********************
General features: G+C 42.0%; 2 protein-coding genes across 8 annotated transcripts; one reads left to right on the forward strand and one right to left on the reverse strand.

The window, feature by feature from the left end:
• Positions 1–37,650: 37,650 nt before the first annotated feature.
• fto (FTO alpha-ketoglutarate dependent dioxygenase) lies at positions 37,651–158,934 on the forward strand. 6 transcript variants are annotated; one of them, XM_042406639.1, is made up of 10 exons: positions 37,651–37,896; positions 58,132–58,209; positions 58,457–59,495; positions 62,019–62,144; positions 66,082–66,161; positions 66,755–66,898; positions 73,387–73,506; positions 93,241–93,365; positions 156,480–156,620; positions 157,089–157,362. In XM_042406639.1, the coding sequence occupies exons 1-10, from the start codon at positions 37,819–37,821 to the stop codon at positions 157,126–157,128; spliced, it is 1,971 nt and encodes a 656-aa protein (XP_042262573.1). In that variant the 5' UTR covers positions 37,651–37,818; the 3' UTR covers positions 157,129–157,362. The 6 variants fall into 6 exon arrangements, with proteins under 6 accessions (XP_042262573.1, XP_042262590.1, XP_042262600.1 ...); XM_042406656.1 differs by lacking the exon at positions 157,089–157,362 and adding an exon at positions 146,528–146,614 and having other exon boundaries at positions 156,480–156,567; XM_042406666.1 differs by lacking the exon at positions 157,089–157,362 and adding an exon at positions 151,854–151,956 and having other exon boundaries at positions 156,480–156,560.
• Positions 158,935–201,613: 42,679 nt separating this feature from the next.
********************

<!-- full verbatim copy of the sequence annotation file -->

General features: G+C 42.0%; 2 protein-coding genes across 8 annotated transcripts; one reads left to right on the forward strand and one right to left on the reverse strand.

The window, feature by feature from the left end:
• Positions 1–37,650: 37,650 nt before the first annotated feature.
• fto (FTO alpha-ketoglutarate dependent dioxygenase) lies at positions 37,651–158,934 on the forward strand. 6 transcript variants are annotated; one of them, XM_042406639.1, is made up of 10 exons: positions 37,651–37,896; positions 58,132–58,209; positions 58,457–59,495; positions 62,019–62,144; positions 66,082–66,161; positions 66,755–66,898; positions 73,387–73,506; positions 93,241–93,365; positions 156,480–156,620; positions 157,089–157,362. In XM_042406639.1, the coding sequence occupies exons 1-10, from the start codon at positions 37,819–37,821 to the stop codon at positions 157,126–157,128; spliced, it is 1,971 nt and encodes a 656-aa protein (XP_042262573.1). In that variant the 5' UTR covers positions 37,651–37,818; the 3' UTR covers positions 157,129–157,362. The 6 variants fall into 6 exon arrangements, with proteins under 6 accessions (XP_042262573.1, XP_042262590.1, XP_042262600.1 ...); XM_042406656.1 differs by lacking the exon at positions 157,089–157,362 and adding an exon at positions 146,528–146,614 and having other exon boundaries at positions 156,480–156,567; XM_042406666.1 differs by lacking the exon at positions 157,089–157,362 and adding an exon at positions 151,854–151,956 and having other exon boundaries at positions 156,480–156,560.
• Positions 158,935–201,613: 42,679 nt separating this feature from the next.